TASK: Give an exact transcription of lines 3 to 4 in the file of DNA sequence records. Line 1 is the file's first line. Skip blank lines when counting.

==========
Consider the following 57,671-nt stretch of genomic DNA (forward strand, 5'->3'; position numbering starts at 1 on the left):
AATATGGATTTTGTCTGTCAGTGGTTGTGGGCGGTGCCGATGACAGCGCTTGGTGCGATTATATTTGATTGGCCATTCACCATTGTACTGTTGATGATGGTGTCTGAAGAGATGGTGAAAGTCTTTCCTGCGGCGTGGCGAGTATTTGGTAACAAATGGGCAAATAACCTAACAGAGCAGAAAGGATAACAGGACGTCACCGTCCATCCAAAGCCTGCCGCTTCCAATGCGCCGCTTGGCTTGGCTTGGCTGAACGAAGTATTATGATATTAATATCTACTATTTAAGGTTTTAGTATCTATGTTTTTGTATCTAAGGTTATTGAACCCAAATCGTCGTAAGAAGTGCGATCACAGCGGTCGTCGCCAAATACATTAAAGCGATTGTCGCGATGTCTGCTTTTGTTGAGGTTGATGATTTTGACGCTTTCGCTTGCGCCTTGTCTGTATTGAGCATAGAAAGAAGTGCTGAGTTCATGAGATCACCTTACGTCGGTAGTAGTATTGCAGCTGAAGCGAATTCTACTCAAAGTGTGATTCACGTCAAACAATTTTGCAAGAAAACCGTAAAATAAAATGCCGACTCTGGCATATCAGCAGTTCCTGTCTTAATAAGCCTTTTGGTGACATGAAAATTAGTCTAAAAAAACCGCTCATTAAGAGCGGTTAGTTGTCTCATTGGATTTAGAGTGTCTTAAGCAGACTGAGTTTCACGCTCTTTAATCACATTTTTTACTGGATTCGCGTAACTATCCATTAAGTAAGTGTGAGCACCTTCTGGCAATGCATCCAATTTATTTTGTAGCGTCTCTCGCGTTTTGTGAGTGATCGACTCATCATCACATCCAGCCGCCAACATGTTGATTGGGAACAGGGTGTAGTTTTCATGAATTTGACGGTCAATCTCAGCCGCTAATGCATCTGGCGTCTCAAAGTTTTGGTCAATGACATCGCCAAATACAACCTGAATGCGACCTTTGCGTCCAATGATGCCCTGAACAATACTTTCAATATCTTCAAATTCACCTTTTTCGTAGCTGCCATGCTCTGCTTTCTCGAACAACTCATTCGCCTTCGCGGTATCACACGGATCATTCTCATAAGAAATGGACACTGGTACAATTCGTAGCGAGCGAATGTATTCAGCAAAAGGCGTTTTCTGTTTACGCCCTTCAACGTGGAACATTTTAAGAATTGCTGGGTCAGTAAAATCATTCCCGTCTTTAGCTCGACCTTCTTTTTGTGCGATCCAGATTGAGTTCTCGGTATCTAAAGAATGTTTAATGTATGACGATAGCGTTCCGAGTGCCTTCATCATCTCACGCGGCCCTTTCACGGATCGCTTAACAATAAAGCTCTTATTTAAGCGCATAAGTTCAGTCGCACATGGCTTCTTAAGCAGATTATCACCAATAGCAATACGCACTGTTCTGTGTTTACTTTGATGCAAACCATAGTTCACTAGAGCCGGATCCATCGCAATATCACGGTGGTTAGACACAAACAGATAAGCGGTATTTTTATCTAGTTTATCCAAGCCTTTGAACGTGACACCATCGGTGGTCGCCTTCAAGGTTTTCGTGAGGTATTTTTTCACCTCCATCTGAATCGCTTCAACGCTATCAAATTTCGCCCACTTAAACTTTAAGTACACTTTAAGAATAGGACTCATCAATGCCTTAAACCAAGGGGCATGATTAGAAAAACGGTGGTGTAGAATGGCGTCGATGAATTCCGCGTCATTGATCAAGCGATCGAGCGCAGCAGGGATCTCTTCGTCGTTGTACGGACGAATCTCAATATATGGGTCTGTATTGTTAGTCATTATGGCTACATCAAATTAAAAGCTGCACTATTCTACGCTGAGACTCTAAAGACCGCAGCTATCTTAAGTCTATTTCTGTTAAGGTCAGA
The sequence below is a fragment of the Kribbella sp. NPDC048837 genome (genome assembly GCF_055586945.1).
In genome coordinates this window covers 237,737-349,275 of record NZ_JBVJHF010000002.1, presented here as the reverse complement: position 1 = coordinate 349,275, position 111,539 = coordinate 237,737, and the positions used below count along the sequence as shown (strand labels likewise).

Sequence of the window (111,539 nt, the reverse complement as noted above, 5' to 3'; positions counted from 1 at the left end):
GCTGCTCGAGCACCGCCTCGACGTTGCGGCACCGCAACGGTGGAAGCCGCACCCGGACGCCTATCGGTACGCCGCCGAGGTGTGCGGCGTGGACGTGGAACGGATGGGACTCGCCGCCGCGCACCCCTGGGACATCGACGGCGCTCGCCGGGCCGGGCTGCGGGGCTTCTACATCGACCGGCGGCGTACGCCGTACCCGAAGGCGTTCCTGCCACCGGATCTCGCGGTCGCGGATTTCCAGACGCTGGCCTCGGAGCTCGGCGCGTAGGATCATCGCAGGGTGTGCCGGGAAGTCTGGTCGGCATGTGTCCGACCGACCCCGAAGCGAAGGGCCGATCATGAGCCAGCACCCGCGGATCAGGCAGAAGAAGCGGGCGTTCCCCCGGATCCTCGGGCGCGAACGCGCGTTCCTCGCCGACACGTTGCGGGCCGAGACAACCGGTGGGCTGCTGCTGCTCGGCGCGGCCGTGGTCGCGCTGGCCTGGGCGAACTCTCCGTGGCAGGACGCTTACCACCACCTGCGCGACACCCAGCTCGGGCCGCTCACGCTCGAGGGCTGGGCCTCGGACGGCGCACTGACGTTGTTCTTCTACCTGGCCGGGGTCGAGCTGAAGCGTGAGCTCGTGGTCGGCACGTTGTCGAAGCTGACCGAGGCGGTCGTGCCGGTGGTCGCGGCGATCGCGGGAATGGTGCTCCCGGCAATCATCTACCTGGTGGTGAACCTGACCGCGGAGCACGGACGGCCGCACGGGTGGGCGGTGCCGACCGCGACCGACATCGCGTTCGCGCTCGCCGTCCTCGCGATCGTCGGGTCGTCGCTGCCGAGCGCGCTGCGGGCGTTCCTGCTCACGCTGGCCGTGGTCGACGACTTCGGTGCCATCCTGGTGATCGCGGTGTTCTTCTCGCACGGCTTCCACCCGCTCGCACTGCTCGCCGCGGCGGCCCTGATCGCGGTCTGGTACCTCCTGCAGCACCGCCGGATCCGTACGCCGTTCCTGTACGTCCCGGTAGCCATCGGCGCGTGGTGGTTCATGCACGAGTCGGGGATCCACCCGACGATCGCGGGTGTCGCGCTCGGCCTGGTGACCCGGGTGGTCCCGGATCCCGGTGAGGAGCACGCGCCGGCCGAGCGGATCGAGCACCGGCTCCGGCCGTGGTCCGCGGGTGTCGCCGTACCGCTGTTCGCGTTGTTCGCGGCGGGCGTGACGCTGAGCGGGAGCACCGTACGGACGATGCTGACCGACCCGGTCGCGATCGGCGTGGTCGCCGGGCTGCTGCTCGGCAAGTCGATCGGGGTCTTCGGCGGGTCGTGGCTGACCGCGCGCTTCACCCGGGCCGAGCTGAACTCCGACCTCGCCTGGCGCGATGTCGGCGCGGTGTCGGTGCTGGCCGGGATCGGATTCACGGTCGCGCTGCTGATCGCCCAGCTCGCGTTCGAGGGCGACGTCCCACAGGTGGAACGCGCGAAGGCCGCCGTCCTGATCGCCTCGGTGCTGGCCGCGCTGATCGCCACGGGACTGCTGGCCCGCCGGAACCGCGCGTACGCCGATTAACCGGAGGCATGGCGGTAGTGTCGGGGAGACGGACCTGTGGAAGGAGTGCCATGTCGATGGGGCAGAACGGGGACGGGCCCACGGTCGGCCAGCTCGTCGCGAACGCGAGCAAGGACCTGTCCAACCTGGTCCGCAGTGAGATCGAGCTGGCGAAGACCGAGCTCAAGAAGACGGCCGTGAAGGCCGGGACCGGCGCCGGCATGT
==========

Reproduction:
The sequence below is a fragment of the Kribbella sp. NPDC048837 genome (genome assembly GCF_055586945.1).
In genome coordinates this window covers 237,737-349,275 of record NZ_JBVJHF010000002.1, presented here as the reverse complement: position 1 = coordinate 349,275, position 111,539 = coordinate 237,737, and the positions used below count along the sequence as shown (strand labels likewise).